But there is another way to look at this: what is the probability that at all 7 tastings, one of the five wines tasted would come in either first or second by chance? There is a very low probability of this happening by chance: (2/5)7 = 0.16%. So if you think of a box wine as a type of wine, having it come in first or second in seven consecutive tastings by chance is extremely low.

These probabilities suggest that if you want to buy a good wine, get a box. It has scored better in blind tastings against wines costing $60+ with the highest Wine Spectator ratings. And this has only to do with taste. If you add in price considerations, a 3 liter box sells for, say, $17 or the equivalent of 4.25/750ML.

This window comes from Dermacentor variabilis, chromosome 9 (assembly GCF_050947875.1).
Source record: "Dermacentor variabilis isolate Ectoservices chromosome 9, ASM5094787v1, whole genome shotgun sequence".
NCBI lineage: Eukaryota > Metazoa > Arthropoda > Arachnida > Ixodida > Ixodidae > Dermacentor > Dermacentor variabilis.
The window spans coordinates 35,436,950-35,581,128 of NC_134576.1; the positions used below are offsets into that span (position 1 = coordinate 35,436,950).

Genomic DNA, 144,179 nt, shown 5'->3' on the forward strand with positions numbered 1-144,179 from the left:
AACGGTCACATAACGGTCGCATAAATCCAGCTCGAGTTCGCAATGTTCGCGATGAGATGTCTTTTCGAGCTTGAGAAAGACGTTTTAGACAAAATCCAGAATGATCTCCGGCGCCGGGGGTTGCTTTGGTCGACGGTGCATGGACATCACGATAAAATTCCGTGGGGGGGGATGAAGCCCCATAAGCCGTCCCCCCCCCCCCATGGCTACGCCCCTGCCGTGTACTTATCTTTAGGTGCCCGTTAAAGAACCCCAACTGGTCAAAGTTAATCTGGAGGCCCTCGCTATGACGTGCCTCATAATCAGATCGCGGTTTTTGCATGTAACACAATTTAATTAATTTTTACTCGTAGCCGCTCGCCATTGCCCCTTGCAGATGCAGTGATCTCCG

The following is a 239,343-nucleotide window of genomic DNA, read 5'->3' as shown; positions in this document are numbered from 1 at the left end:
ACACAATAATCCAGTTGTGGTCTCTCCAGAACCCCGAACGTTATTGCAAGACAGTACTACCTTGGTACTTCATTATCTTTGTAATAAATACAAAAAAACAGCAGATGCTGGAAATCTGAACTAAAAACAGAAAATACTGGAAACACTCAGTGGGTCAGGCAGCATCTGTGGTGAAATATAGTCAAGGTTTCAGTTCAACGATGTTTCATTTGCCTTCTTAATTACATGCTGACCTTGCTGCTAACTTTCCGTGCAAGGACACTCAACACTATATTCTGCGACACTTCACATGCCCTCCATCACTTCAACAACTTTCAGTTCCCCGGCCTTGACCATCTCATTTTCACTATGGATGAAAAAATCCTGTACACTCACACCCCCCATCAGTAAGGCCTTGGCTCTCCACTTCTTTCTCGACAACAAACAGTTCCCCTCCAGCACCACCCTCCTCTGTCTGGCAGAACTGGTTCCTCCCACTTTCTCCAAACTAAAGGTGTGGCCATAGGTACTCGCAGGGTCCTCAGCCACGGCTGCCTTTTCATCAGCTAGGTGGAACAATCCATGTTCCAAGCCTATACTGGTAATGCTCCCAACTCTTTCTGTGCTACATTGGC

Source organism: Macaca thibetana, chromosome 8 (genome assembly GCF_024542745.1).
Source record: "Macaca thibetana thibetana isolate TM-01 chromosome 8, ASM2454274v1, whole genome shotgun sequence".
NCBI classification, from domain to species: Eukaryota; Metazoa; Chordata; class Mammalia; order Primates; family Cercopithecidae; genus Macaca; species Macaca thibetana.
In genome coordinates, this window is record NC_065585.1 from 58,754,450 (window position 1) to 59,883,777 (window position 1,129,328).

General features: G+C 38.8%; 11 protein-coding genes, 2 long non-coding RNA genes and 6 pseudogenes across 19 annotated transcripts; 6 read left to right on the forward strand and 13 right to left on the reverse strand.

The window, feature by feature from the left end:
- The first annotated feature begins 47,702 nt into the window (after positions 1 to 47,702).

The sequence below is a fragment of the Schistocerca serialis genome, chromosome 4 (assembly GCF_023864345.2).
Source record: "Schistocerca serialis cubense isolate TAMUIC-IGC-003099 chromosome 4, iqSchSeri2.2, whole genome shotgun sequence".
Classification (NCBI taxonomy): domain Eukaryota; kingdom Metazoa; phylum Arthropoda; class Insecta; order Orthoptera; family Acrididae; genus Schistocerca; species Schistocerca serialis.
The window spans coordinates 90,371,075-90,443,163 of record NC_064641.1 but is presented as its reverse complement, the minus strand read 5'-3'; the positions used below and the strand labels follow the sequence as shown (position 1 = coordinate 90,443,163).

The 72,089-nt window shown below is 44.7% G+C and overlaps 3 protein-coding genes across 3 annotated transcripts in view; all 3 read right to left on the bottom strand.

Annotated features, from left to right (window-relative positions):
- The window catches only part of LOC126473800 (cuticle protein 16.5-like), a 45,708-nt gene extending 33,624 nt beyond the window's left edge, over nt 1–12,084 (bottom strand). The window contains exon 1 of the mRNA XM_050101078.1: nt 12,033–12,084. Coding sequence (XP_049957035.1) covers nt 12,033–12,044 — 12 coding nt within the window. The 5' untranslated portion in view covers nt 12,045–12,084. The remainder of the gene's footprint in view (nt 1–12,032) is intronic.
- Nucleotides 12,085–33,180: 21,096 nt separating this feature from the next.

In summary, two findings from the seven Lenox Wine Club tastings are quite striking:

  • The consistently excellent performance of the box wines, and
  • The consistently poor performance of expensive wines.



[1] In judging wines, is it better just to rank them, e.g., 1, 2, 3, etc. or score them? This matter was discussed at some length at the American Association of Wine Economists annual meeting in Stellenbosch last June. Neal Hulkower argued for rankings while Dom Cicchetti made the case for scoring wines. In essence, Hulkower argues that scoring introduces too many arbitrary taster decisions into the judgments while Cicchetti argues that scoring allows tasters to register different intensities of likes and dislikes.